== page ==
It’s rather clear that autogen is the prime source of most of the low
out-of-the-box performance in FSX. There are a couple tweaks that I used to get
it under control.
Matt Fox noticed a few days after FSX release that the sim tries to load a
huge variety of different tree models at random when it renders forests. This
places a large strain on current systems. He created an alternate
AutogenDescriptions.spb file that trims down the number of choices FSX has when
drawing a forest. This made a huge difference in FPS for me.
To apply this tweak, download the file here:
Now go to your FSX/Autogen folder and rename the default
AutogenDecriptions.spb file to AutogenDescriptions.bak for backup purposes. Now
copy Matt’s new file into the folder.
This is the other important autogen tweak and many will probably remember
this one from FS9’s early days:
Go to FSX/Autogen and rename the file default.xml to default.bak
This turns off the “custom” autogen buildings such as gas stations, fast food
restaurants with big chickens out in front etc. MS supposedly fixed the FPS loss
from this in the FS2004 9.1 patch, but it appears that the problem may be back
in FSX. Disabling this file makes the world look a little less realistic in high
density city areas, but I think the tradeoff for increased FPS is well worth it.
There are other more extreme tweaks available on Matt’s page involving
reduced quality textures etc. but I did not use these and don’t recommend doing
so unless you have a low end system and are still experiencing FPS issues after
applying the listed ones here.
Greg German has also created a really nice
PDF tweak guide of his own that you can check out as well.
Here’s how I’m running my sliders:
Press Custom on the main settings screen to get the options in the
Note here, if you’re running dual monitors like I am, you need to pull down
the list and select the 2nd monitor – set it to exactly the same settings as the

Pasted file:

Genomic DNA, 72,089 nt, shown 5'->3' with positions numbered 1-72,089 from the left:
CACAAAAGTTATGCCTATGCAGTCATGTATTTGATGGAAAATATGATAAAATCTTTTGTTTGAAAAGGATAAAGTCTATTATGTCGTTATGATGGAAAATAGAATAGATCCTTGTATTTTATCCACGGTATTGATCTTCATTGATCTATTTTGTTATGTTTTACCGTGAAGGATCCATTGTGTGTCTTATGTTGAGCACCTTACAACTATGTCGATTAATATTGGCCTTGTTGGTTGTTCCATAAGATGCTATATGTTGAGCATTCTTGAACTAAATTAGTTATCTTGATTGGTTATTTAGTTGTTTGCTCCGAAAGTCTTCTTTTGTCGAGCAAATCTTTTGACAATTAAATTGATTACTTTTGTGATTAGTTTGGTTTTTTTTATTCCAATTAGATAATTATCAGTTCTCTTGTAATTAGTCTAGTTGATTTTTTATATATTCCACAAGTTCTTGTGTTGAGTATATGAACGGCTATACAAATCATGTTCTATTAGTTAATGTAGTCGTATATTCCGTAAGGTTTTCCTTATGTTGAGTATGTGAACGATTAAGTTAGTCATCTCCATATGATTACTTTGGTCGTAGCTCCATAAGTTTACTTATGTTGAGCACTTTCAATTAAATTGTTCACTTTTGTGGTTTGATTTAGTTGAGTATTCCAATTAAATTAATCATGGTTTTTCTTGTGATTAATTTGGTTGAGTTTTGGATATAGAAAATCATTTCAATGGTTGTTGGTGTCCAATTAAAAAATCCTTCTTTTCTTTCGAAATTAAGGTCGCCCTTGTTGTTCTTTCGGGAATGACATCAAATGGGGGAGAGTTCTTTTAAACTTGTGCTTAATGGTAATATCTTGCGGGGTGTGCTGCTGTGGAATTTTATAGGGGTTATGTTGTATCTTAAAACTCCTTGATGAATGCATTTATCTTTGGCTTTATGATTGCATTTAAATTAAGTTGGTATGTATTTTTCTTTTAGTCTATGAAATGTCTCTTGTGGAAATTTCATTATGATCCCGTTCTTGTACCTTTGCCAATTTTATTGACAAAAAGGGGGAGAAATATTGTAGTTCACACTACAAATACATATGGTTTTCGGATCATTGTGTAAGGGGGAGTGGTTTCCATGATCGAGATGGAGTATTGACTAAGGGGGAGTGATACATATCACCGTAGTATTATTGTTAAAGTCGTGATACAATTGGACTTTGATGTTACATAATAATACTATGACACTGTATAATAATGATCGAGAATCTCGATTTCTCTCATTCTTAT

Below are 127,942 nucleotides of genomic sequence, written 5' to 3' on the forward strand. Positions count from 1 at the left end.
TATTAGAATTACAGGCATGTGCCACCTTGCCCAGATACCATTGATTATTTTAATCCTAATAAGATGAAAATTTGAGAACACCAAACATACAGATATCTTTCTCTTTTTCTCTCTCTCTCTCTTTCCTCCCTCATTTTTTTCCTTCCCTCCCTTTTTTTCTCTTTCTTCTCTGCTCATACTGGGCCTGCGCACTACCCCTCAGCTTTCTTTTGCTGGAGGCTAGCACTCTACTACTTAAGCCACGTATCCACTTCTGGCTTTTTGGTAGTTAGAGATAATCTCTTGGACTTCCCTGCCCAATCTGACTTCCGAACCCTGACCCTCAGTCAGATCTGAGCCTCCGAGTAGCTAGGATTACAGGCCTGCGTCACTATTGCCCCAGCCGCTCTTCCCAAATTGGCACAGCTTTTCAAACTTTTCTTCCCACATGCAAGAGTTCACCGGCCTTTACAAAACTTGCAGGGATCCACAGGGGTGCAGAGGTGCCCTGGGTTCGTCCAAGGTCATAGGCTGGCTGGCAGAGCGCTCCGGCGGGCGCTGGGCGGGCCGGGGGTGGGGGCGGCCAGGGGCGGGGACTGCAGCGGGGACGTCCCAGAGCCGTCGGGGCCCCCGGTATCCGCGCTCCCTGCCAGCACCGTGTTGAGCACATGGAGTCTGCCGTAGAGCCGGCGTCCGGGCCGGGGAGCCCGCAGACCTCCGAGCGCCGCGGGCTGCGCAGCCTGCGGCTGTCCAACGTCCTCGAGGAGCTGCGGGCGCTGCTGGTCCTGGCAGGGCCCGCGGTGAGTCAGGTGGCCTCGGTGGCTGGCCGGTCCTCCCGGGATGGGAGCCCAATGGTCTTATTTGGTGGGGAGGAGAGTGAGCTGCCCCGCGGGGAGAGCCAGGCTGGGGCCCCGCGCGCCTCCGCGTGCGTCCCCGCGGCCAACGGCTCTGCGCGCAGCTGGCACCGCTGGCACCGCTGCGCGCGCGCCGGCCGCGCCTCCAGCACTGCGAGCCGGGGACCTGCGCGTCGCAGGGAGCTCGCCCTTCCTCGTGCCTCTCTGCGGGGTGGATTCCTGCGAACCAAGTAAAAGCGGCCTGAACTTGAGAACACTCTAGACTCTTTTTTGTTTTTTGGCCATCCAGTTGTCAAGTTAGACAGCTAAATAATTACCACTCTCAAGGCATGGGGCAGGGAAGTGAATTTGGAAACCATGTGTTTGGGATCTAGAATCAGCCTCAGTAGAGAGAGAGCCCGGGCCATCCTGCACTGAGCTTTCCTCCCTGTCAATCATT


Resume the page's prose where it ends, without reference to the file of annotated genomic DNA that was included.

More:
AA and AF – I leave these unchecked and then force them on via the Nvidia
driver. I have no idea what the in-game settings are actually doing if you
enable them, so I like to retain control with the driver. I set trilinear in the
sim because Anisotropic (AF) is just an addition on top of trilinear by
definition, so it seems like the best thing to set when you’re adding the AF
with the driver.
Light Bloom – this is a massive FPS hit for me, cutting it almost in half, so
I have it disabled. This is unfortunate because the effect is very cool.
I have aircraft self shadows off here because I noticed a slight FPS hit from
having them on and they don’t work correctly on my card due to what’s probably a
driver issue. (new drivers haven’t been issued since the FSX release)
38m is the mesh resolution I ran in FS9, and it seems to work well here. You
can lower the texture resolution if you have an older video card, but I see no
issues with 1m on mine.
The Shader 2.x water is a big FPS hit at the upper range of the slider, so
I’ve left it on Low 2.x. I honestly think it looks more realistic on low anyway
– the higher settings are too reflective for my taste based on what I’ve seen on
real flights. Land detail textures is the setting adds the bump/normal mapping
effect to the terrain. I suggest leaving this on if you can because it looks a
lot better. The sim will look more like FS9 if you turn this off.
For my system, the Dense Autogen setting is the right balance between detail
and performance. Higher settings showed a lot more FPS loss for me.
Ground Scenery Shadows is an FPS hit just as it was in FS9 so I’ve left it
Pretty basic here – the weather system is largely unchanged from FS9. The
notable exception is the lack of an overall visibility slider, since MS has
changed the way visibility works (it is much much better) in FSX.
I have air traffic disabled for now. It caused some FPS degradation with it
on and I’m waiting for Ultimate Traffic to get updated anyhow... I do however
leave the cars and boats on to some degree because I think they look cool and
add a lot to the immersion factor. Putting the cars up to 100% causes a
noticeable FPS drop so I’ve backed it off a bit. Adjust to suit your tastes.